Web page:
There was a time not so long ago, when the coalition was fairly liberal. It was one of the feted areas of overlap which the Liberal Democrats and Tories shared. Ken Clarke was in charge of justice, with that whole relaxed, moderate bonhomie he's got going on. Theresa May was talking about civil liberties. Admittedly she did it with all the authenticity of a hostage reading out a note given to her by her captors, but the words came out her mouth nonetheless. Efforts to replace the Human Rights Act with a British bill of rights just resulted in a few guffaws from Clarke and Nick Clegg.
That was only four years ago – a parliament, if we hadn't arbitrarily decided to make a parliament five years instead of four. And look how things have changed.
The state authoritarianism of the New Labour years is alive and well in the coalition. This week, May, that lady who cared so much about Brit's cherished freedoms, was demanding MPs give her the power to strip us of our citizenship. She could always do this, but before she had to prove we were not conducive to the public good and had another country we could belong to. Not so anymore. Under her new plans she can take away our passports regardless of whether we have somewhere else to stay. Proper, old school, Saddam Hussein statelessness. There's no court order. Just her deciding you're not British anymore.
Norman Baker, the Lib Dem's man in the Home Office, managed to extract some middling concessions from her but nothing which would survive contact with the cold light of day. MPs voted it through by 305 to 239. The Lords will fight against it, as they did to legislation like this during the Labour years (when John Reid tried to do something similar).
Meanwhile, MPs were warning that HMRC might have gone too far with its plans to access Brits' bank account directly and take out whatever money it decides it's owed. Not only that, but it can do this on money which it thinks it is owed in expectation of winning the case. George Osborne has tired of waiting for a proper process to be complete before he gets to dip into someone's bank account, so he smuggled this into the fine print of the Budget. Not many people noticed it at the time, excluding us of course, but parliamentarians have finally sat up and taken note, so we might see some wavering on this.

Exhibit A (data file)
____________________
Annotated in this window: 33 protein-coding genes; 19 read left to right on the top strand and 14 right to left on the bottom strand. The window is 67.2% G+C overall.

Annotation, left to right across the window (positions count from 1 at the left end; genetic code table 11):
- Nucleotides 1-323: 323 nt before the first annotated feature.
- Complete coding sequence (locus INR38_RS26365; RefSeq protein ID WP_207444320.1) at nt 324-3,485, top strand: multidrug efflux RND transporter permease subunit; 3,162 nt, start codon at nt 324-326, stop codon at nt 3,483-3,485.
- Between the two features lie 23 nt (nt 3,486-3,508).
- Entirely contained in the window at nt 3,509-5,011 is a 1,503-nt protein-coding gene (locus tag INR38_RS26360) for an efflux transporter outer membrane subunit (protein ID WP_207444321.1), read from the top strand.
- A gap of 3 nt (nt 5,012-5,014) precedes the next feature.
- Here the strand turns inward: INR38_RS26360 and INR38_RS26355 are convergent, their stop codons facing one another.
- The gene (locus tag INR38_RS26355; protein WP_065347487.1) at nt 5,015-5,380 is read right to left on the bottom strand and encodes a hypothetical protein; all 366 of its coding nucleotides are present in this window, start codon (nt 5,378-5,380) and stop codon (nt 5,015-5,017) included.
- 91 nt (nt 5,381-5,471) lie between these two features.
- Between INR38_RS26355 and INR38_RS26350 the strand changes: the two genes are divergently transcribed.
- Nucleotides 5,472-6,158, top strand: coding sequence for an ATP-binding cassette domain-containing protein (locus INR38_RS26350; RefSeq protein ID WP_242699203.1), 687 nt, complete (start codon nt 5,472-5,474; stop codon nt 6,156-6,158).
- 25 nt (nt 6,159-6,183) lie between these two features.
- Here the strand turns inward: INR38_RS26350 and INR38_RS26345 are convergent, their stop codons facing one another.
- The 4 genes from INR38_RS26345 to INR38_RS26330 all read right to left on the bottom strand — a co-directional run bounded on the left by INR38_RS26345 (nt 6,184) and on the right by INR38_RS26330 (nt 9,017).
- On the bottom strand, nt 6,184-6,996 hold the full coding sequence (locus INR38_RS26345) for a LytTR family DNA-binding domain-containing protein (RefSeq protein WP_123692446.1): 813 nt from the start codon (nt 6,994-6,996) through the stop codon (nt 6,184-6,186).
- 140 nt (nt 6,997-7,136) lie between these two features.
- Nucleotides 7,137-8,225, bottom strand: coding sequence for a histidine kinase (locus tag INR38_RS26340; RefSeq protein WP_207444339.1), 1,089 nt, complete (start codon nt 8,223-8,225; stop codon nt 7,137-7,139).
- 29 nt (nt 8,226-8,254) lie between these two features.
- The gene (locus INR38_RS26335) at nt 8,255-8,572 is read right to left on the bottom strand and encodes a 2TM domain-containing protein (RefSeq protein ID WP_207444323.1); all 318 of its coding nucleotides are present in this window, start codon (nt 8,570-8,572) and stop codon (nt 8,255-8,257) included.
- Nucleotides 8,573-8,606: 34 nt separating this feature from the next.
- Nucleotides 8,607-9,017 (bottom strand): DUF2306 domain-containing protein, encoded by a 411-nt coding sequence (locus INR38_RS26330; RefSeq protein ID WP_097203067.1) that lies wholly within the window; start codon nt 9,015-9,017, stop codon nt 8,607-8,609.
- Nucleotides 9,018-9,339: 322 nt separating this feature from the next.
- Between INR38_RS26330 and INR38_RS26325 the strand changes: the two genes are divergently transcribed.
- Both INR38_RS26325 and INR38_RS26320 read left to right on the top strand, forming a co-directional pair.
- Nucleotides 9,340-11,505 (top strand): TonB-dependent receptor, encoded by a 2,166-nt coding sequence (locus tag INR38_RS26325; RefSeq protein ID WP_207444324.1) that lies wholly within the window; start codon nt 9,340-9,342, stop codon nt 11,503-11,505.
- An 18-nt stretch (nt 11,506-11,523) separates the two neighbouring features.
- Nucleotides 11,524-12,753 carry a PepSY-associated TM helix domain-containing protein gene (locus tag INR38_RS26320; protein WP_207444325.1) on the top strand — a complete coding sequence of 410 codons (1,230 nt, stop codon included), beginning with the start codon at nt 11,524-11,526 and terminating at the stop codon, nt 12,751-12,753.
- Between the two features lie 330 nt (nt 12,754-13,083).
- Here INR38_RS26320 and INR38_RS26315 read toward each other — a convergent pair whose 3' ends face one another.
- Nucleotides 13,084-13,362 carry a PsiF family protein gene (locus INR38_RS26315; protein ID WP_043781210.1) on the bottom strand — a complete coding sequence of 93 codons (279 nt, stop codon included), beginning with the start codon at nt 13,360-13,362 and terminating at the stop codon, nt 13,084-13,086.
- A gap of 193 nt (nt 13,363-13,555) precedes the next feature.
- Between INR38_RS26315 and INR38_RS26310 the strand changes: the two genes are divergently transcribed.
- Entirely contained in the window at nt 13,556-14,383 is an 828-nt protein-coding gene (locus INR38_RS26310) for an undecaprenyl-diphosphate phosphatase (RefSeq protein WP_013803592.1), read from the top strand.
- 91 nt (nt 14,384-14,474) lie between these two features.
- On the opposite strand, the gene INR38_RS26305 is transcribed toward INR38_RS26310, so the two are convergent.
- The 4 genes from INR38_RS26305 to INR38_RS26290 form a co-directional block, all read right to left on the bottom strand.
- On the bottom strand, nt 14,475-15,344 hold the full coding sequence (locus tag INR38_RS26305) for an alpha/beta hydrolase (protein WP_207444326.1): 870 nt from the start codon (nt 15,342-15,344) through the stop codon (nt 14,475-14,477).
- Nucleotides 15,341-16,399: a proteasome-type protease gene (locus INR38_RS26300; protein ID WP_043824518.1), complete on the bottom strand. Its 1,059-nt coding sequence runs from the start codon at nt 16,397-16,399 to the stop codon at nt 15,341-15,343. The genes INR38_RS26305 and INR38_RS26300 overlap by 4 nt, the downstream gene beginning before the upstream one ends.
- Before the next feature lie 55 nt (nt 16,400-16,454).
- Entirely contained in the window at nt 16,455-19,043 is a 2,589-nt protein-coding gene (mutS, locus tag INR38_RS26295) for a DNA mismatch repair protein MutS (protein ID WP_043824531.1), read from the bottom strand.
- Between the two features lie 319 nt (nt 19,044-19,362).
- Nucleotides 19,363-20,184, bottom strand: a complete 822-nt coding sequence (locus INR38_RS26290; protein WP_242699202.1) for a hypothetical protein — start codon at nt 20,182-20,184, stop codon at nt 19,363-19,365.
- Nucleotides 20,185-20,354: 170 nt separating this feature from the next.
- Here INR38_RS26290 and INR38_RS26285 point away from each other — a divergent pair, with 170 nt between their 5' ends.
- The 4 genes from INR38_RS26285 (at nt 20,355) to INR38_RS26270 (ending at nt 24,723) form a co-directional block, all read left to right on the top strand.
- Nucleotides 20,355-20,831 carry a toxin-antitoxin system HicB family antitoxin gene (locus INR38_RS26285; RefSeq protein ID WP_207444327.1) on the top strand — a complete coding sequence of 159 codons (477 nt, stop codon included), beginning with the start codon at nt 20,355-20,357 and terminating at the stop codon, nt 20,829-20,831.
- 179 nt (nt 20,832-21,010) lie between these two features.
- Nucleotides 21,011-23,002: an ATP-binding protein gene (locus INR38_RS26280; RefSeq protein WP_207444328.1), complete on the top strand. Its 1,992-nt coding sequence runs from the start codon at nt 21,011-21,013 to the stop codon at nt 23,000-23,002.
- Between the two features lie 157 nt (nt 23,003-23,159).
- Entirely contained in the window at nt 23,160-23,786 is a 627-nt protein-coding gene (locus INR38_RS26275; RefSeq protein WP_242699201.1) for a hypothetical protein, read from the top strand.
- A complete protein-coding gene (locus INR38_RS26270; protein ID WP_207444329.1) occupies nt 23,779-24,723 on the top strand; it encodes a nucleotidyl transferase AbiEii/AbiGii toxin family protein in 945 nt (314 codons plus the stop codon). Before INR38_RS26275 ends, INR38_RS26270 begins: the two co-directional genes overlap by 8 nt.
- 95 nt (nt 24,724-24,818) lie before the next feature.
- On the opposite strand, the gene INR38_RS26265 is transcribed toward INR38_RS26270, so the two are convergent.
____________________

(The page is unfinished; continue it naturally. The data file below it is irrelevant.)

In the immigration detention centres dotted around Britain – the places no-one ever talks about where we hold people who have committed no crime – mass protests were kicking off. Hundreds of men in four institutions were refusing the leave the courtyard and going on hunger strike. These centres remain Britain's dirty little secret – uncovered by the press, unmentioned by politicians. But behind their walls, the inmates remain.
Grayling pressed ahead with his plans for huge children's prisons, as if he wanted to play the bad guy in a straight-to-DVD Dickensian parable. The evidence on these insitutions is very clear: they are damaging. They cause harm. Grayling is doing it anyway, in much the same way that Labour home secretaries tried (and failed) to press ahead with titan prisons, despite the warnings from experts. You can say it until you are blue in the face: small local prisons work. Large central prisons don't. We've known this for years. It makes no difference.
The justice secretary once again failed to write back to the coalition of authors who have asked for a meeting to voice their concerns about the ban on parcels being sent to prisoners – including books. His prison minister was asked a series of parliamentary questions about the amount of contraband getting into prisons through parcels in the lead-up to the ban. He admitted he had no idea, whch did sort of put the lie to the assurances he had been giving about why the ban was necessary.
This week the prison governors themselves made their voices heard. If the tough new rules, which were introduced last November, were not changed they could not guarantee that they could deal with the "instability" they were creating. This was as dire and serious a warning as could be imagined: the people who run prisons, making it clear that they were becoming unmanageable because of the actions of the secretary of state.
When did the coalition get this bad? There were lots of signs along the way – the decision to replace Clarke, the 'go home' vans, the rise of Ukip after Eastleigh, the constant furious pressure of the red tops and the Tory backbenchers. Like a relationship that lost its sparkle, it's hard to identify the precise moment it happened.
But it has certainly happened. The government which in 2010 made a promise to return civil liberties to Britain has become just as authoritarian as its predecessor.